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Rolling down the highway...

Tuesday, July 28, 2015

Pittsburgh Pirates Game - Movie Day

(New Stanton, PA) Hi 89 Lo 74 -- On Sunday I drove about 45 minutes to PNC Park in Pittsburgh to watch the Pittsburgh Pirates take on the Washington Nationals. Attending baseball games has been one of the things I've enjoyed the most during our travels. I have a goal of visiting as many of the major league ball parks as I can while we're on the road.

PNC Park sits on the bank of the Allegheny River on Pittsburgh's north side. I parked downtown and walked across the river on the Roberto Clemente Bridge, seen on the right side of this photo.










When I got to the other side of the river I snapped this shot back toward downtown.










The streets around the ball park take on the feel of a street festival on game day, with lots of vendors and family activities.



















PNC Park is the prettiest ball park I've visited so far. The view of the Pittsburgh skyline over the outfield wall is just spectacular! The yellow bridge at the left is the bridge I walked over.










The park also has wonderful amenities and great food. I'm not a fan of the Pirates, being as they're in the same division as my Cardinals, but I respect the team, the city, and their fans. The team was down for many years. But they're now one of the best teams in the league, and nipping at the heels of the Cards. I'm happy their fans are able to enjoy the good times that us Cardinals fans experience just about every year. ;)  The Pirates won the game 3-1, so everyone went home happy (except me).









Today we went to see the movie Ant Man. It was an entertaining summer popcorn movie, and we both enjoyed it. Anyone who has had an ant problem in their home might get a little creeped out in some parts, though. :)














See you in a few days.

Saturday, July 25, 2015

Cambridge Courthouse - Moved to Pennsylvania

(New Stanton PA) Hi 86 Lo 62 - On Tuesday we took a drive around Cambridge, OH, a typical small midwestern town. I love courthouses and the Guernsey County Courthouse in Cambridge is an exceptionally beautiful one. (Click on the pictures to enlarge them.)










Some of the statues and memorials around the courthouse grounds.












There's a working phone booth on a street corner. You don't see many of those anymore.
We love this beautiful church in downtown Cambridge. 









Friday we traveled 122 miles east to New Stanton, PA. Jim is very good at finding nice RV parks and this one is no exception. We arrived at Fox Den Campground around 1:30. The park has over 200 sites spread over many acres of hilly terrain.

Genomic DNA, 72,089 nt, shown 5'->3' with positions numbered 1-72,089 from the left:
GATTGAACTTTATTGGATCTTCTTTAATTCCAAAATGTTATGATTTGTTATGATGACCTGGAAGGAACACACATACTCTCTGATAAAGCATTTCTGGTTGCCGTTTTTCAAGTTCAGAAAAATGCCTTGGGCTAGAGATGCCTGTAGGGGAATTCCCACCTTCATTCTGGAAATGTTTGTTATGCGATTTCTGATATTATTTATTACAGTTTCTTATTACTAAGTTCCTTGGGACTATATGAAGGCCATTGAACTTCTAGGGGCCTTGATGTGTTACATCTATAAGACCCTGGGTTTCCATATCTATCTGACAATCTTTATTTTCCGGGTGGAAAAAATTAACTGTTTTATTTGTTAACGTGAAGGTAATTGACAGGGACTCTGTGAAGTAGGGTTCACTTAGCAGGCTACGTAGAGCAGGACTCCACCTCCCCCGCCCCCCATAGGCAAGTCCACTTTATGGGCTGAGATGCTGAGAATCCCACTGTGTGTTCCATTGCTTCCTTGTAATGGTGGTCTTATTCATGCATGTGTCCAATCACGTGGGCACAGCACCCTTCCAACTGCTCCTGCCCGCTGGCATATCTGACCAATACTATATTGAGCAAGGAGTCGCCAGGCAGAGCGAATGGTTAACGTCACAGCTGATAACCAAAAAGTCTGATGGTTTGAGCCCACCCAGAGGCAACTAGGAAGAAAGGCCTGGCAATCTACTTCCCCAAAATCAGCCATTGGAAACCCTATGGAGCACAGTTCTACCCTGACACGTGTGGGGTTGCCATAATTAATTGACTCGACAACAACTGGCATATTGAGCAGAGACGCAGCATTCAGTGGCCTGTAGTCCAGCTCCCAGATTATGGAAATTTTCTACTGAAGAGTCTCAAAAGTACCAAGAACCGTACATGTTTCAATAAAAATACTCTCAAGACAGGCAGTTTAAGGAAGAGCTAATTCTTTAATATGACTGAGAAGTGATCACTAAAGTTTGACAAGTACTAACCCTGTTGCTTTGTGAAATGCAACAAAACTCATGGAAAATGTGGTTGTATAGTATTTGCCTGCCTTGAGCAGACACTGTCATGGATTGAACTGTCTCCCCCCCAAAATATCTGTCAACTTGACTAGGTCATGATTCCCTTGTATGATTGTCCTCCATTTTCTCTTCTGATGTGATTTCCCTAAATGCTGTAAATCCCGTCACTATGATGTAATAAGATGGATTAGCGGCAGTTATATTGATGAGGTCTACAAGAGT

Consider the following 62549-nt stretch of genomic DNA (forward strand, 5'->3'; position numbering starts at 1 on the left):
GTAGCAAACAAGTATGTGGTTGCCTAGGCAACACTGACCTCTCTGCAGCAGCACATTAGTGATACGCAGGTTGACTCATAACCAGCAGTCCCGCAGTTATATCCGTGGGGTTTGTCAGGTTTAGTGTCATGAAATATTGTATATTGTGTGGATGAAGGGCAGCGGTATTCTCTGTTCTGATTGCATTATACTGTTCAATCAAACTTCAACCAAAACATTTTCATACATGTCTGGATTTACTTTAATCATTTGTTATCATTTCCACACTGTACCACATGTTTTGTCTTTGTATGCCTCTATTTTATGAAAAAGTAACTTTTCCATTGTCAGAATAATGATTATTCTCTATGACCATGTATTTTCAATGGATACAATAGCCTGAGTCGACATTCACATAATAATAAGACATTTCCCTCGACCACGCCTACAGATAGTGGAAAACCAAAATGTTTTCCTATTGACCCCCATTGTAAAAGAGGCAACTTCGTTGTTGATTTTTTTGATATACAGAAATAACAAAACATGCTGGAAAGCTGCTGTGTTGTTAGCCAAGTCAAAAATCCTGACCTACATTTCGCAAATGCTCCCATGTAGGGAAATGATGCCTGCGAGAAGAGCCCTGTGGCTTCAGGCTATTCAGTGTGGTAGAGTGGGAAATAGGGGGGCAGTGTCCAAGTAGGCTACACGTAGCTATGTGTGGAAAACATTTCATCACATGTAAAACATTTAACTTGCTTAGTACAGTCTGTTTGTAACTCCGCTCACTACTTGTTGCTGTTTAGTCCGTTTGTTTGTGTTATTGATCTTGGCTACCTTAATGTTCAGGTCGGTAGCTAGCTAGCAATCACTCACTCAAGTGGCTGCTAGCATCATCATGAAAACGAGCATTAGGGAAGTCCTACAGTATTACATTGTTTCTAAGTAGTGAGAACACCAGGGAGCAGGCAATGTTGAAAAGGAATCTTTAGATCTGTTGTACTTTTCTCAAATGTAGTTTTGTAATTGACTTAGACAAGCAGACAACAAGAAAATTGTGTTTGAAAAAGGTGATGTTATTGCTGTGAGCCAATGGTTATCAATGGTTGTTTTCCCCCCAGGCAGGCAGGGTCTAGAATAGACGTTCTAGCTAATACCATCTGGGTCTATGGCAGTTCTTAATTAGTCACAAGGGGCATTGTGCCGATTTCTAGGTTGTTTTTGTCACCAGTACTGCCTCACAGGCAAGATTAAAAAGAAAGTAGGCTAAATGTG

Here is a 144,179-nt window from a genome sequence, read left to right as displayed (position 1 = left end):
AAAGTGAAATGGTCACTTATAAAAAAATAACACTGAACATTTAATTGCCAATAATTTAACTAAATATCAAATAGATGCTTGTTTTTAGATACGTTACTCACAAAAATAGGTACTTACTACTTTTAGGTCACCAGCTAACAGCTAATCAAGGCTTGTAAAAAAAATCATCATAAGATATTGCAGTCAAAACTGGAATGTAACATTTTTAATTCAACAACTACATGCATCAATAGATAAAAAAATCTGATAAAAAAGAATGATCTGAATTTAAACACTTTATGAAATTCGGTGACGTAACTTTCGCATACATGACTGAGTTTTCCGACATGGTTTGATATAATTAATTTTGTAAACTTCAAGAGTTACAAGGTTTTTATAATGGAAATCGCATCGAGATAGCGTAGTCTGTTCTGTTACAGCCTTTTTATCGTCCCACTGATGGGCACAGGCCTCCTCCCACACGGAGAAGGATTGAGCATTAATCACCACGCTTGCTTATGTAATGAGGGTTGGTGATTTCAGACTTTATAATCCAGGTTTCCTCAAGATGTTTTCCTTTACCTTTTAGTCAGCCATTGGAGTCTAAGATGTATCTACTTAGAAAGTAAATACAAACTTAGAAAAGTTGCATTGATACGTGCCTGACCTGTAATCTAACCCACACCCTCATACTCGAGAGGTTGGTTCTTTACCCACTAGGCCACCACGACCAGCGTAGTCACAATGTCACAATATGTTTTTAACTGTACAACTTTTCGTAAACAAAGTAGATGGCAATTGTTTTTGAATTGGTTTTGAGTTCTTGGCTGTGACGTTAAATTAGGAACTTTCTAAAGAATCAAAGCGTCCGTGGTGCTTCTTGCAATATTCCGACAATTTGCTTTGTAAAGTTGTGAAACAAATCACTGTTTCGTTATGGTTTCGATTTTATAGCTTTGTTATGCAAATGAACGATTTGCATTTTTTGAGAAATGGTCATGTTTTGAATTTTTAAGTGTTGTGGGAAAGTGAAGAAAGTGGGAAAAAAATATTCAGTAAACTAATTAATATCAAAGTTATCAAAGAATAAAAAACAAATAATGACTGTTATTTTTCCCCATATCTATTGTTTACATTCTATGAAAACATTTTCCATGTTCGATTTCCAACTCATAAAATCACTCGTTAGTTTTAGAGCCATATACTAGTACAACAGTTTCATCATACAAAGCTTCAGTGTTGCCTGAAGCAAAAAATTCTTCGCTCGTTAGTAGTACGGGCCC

Our site.









The office has a store, and a small exhibit of Native American artifacts. There's also a totem pole out front, seen here on the left.


A pavilion.









The hills around us are very pretty.









Nice swimming pool.






The owners have a house in the park up on a hill. The tower on the left has a siren on top and a bell under it. We're thinking it may be to warn of approaching storms, but we're not sure.



The fishing lake.









We're here for 12 days. Jim is going to the Pittsburgh Pirates game tomorrow, another major league ballpark he can mark off his list. We have some other things planned for the next week, so stay tuned.

See you in a few days.

Wednesday, July 22, 2015

Wright Patterson AFB - Movie - Spring Valley CG

(Cambridge, OH) Hi 77  Lo 64 -- We've been to the Wright Patterson AFB famcamp once before in 2010, but that was a while ago so I took some more pictures for our campground review we like to do just before we leave. The base is huge. It has two major sections (Section A and Section B) and several gates. We needed to use our GPS to find our way around.  (Click on the pictures to enlarge them.)

The main gate.








Our site is a pull thru at the end of the row.










All the sites are paved, with full hookups.











Bath house and laundry.










The clubhouse has big screen TV, refrigerator and pool table. We played a couple games of pool, but the air conditioning was out and it got too hot to stay long.  











The famcamp is part of the Bass Lake Recreation Area. Bass Lake is right next to the park and has a boat ramp and dock.  











We enjoyed our week here. All active duty military, retired military, and retired DoD employees are eligible to use the facility.

On Monday we went to see the movie Trainwreck. It's a hilarious comedy and we give it two thumbs up. However, it's R-rated and definitely not suitable for kids. If you don't like a lot of sexual content and blunt language I'd advise you to skip it. 









Today we left WPAFB and had a great 145-mile trip to Cambridge, OH. It was all on I-70, with very little traffic and (surprisingly) very few construction zones. Great weather and no problems. We arrived at Spring Lake Campground around 1:30. The park is near the highway, but it's a big park and we're far enough toward the back that we don't hear any traffic noise. It's a very nice park, more of a resort, with a pool, and a swimming/canoeing lake with a pier and slide for the kids. There's also a big playground and picnic area. There's several permanent RV's here, but it looks nice. We're here for only two nights so we'll give our review now.

The pool area is out our back window. 









Our site, a nice long pull thru.